Is the shareholding of Zscaler, Inc. (NASDAQ: ZS) biased in favor of insiders?
Every investor in Zscaler, Inc. (NASDAQ: ZS) should know about the most powerful shareholder groups. Generally speaking, as a business grows, institutions increase their participation. Conversely, insiders often decrease their ownership over time. I generally like to see some degree of insider ownership, even if it’s just a little. As Nassim Nicholas Taleb said, “Don’t tell me what you think, tell me what you have in your wallet.
With a market cap of US $ 43 billion, Zscaler is pretty big. We would expect to see institutional investors on the register. Companies of this size are also generally well known to retail investors. Our analysis of company ownership, below, shows that institutions are visible on the share register. Let’s take a closer look at what different types of shareholders can tell us about Zscaler.
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What does institutional ownership tell us about Zscaler?
Many institutions measure their performance against an index that approximates the local market. Thus, they generally pay more attention to companies that are included in the major indices.
As you can see, institutional investors have a significant stake in Zscaler. This suggests some credibility among professional investors. But we cannot rely on this fact alone because institutions sometimes make bad investments, like everyone else. It is not uncommon to see a sharp drop in the stock price if two large institutional investors attempt to sell a stock at the same time. So it’s worth checking out Zscaler’s past earnings trajectory (below). Of course, keep in mind that there are other factors to consider as well.
We note that the hedge funds do not have a significant investment in Zscaler. With a 19% stake, CEO Jagtar Chaudhry is the main shareholder. Ajay Mangal is the second largest shareholder with 19% of the common stock, and BlackRock, Inc. owns approximately 5.4% of the company’s stock.
Our research also highlighted the fact that around 51% of the company is controlled by the top 5 shareholders, suggesting that these owners have significant influence over the company.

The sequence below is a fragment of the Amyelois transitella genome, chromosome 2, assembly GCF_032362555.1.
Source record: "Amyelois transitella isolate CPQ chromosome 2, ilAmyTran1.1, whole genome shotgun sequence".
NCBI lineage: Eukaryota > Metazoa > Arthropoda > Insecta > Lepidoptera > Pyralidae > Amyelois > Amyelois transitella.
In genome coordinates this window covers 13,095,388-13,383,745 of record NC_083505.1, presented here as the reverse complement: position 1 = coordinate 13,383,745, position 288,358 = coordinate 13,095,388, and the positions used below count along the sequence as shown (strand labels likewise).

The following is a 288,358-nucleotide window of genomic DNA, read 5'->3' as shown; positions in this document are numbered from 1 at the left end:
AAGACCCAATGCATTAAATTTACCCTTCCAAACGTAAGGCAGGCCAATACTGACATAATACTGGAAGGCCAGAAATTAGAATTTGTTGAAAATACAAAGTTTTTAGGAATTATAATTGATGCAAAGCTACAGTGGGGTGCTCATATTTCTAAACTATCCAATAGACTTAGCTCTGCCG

While it makes sense to study a company’s institutional ownership data, it also makes sense to study analysts’ sentiments to know which way the wind is blowing. There are a reasonable number of analysts covering the stock, so it can be helpful to know their overall vision for the future.
Zscaler Insider Property
While the precise definition of an insider can be subjective, almost everyone considers board members to be insiders. The management of the company is accountable to the board of directors and the board must represent the interests of the shareholders. Notably, sometimes senior executives themselves sit on the board of directors.
Insider ownership is positive when it indicates that executives think like the real owners of the company. However, strong insider ownership can also give immense power to a small group within the company. This can be negative in certain circumstances.
Our most recent data indicates that insiders own a reasonable proportion of Zscaler, Inc. Insiders own $ 17 billion in company shares worth $ 43 billion. It is quite significant. It’s good to see this level of investment. You can check here if these insiders have bought recently.
General public property
The general public, with a 16% stake in the company, will not be easily ignored. While this group cannot necessarily take the lead, it can certainly have a real influence on how the business is run.
While it is worth considering the different groups that own a business, there are other factors that are even more important. For example, we discovered 4 warning signs for Zscaler which you should know before investing here.
If you are like me, you might want to ask yourself if this business will grow or shrink. Fortunately, you can check out this free report showing analysts’ forecasts for its future.
NB: The figures in this article are calculated from data for the last twelve months, which refer to the 12-month period ending on the last day of the month of date of the financial statement. This may not be consistent with the figures in the annual report for the entire year.
This Simply Wall St article is general in nature. We provide commentary based on historical data and analyst forecasts using only unbiased methodology and our articles are not intended to be financial advice. It does not constitute a recommendation to buy or sell shares and does not take into account your goals or your financial situation. Our aim is to bring you long-term, targeted analysis based on fundamental data. Note that our analysis may not take into account the latest announcements from price sensitive companies or qualitative documents. Simply Wall St has no position in the mentioned stocks.
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